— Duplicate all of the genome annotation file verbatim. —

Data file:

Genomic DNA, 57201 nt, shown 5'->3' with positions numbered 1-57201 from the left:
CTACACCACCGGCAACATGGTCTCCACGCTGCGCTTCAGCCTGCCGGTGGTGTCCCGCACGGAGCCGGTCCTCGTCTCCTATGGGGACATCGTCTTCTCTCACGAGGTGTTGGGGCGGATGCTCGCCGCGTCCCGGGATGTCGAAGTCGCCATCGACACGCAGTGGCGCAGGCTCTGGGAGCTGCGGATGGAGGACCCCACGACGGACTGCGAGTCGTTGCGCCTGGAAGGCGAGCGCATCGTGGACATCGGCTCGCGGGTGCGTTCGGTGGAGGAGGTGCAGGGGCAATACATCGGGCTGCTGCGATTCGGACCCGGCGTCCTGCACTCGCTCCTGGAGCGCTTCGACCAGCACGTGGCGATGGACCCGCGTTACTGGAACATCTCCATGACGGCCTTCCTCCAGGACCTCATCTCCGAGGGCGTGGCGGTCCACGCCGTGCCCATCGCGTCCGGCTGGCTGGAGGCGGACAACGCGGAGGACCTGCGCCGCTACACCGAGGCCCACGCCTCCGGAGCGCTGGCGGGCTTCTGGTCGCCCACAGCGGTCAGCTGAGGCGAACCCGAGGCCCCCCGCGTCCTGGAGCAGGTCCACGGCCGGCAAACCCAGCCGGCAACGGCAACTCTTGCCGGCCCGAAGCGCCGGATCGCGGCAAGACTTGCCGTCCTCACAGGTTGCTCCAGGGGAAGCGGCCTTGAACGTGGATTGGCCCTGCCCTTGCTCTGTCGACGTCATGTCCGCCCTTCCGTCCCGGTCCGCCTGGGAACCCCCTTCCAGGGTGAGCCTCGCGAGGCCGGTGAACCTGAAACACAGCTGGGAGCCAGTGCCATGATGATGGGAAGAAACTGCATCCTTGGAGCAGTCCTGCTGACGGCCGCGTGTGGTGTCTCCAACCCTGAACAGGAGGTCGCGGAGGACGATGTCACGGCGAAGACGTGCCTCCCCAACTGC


Genomic DNA, 57201 nt, shown 5'->3' with positions numbered 1-57201 from the left:
CTACACCACCGGCAACATGGTCTCCACGCTGCGCTTCAGCCTGCCGGTGGTGTCCCGCACGGAGCCGGTCCTCGTCTCCTATGGGGACATCGTCTTCTCTCACGAGGTGTTGGGGCGGATGCTCGCCGCGTCCCGGGATGTCGAAGTCGCCATCGACACGCAGTGGCGCAGGCTCTGGGAGCTGCGGATGGAGGACCCCACGACGGACTGCGAGTCGTTGCGCCTGGAAGGCGAGCGCATCGTGGACATCGGCTCGCGGGTGCGTTCGGTGGAGGAGGTGCAGGGGCAATACATCGGGCTGCTGCGATTCGGACCCGGCGTCCTGCACTCGCTCCTGGAGCGCTTCGACCAGCACGTGGCGATGGACCCGCGTTACTGGAACATCTCCATGACGGCCTTCCTCCAGGACCTCATCTCCGAGGGCGTGGCGGTCCACGCCGTGCCCATCGCGTCCGGCTGGCTGGAGGCGGACAACGCGGAGGACCTGCGCCGCTACACCGAGGCCCACGCCTCCGGAGCGCTGGCGGGCTTCTGGTCGCCCACAGCGGTCAGCTGAGGCGAACCCGAGGCCCCCCGCGTCCTGGAGCAGGTCCACGGCCGGCAAACCCAGCCGGCAACGGCAACTCTTGCCGGCCCGAAGCGCCGGATCGCGGCAAGACTTGCCGTCCTCACAGGTTGCTCCAGGGGAAGCGGCCTTGAACGTGGATTGGCCCTGCCCTTGCTCTGTCGACGTCATGTCCGCCCTTCCGTCCCGGTCCGCCTGGGAACCCCCTTCCAGGGTGAGCCTCGCGAGGCCGGTGAACCTGAAACACAGCTGGGAGCCAGTGCCATGATGATGGGAAGAAACTGCATCCTTGGAGCAGTCCTGCTGACGGCCGCGTGTGGTGTCTCCAACCCTGAACAGGAGGTCGCGGAGGACGATGTCACGGCGAAGACGTGCCTCCCCAACTGC